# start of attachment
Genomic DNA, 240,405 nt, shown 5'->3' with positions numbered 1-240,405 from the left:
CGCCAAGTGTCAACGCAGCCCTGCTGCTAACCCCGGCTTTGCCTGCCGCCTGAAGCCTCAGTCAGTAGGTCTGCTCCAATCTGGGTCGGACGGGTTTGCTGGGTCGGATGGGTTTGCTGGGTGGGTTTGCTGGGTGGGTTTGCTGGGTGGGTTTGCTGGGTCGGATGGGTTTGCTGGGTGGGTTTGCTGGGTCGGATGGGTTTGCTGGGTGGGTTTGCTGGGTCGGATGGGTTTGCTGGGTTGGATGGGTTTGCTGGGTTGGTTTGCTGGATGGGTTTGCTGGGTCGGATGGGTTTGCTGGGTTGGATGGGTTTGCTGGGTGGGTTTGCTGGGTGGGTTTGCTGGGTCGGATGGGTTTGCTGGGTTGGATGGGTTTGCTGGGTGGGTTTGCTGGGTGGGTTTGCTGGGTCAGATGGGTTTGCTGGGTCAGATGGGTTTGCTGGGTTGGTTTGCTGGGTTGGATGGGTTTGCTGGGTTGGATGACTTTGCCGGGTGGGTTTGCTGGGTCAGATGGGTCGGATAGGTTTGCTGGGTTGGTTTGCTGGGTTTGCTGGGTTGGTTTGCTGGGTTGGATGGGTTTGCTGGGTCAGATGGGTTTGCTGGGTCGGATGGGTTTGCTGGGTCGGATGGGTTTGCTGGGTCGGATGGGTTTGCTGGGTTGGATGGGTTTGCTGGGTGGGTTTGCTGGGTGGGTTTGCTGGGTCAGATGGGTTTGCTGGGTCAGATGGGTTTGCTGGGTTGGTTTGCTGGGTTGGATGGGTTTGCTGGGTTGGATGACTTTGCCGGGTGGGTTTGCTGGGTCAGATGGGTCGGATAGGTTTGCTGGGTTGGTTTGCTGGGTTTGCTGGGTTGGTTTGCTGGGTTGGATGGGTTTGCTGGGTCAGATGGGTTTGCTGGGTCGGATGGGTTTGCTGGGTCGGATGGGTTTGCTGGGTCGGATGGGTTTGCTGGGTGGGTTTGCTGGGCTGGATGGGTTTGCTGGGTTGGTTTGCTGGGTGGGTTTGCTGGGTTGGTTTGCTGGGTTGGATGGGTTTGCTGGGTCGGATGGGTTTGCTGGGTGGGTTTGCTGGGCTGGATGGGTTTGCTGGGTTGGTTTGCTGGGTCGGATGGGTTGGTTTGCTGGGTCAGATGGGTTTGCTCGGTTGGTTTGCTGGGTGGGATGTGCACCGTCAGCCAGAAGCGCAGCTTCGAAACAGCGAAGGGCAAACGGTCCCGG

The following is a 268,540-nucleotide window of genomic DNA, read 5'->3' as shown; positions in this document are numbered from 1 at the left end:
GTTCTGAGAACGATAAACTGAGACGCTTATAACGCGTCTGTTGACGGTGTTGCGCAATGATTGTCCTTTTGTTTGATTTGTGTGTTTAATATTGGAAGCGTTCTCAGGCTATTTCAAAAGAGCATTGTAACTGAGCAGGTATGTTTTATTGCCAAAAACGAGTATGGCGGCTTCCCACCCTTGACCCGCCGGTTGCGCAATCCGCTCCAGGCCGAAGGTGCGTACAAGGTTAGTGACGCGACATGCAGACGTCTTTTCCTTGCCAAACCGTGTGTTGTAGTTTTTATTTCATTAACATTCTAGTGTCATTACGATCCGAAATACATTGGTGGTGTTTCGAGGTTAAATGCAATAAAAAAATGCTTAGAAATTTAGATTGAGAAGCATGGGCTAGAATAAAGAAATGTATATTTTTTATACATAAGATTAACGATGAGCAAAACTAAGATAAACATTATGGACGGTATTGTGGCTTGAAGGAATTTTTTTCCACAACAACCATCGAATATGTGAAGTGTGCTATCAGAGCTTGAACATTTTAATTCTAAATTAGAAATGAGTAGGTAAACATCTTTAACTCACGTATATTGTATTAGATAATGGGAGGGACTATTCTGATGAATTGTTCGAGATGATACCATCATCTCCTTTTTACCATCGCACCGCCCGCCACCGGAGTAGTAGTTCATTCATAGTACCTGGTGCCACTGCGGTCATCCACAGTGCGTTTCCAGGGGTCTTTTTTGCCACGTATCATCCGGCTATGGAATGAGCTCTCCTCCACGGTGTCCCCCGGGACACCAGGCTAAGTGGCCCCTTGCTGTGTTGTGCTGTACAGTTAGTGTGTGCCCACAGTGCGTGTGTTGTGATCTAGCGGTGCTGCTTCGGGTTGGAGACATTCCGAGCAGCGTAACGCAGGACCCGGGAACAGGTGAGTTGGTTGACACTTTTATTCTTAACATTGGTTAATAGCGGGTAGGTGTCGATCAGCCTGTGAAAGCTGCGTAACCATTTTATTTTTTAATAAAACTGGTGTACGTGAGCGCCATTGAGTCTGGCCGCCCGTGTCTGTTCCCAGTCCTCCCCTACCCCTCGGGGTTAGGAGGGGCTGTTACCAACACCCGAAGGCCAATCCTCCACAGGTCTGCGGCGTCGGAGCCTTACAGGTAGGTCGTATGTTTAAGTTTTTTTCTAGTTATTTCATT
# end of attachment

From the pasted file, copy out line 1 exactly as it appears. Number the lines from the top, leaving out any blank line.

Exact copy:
Genomic DNA, 240,405 nt, shown 5'->3' with positions numbered 1-240,405 from the left: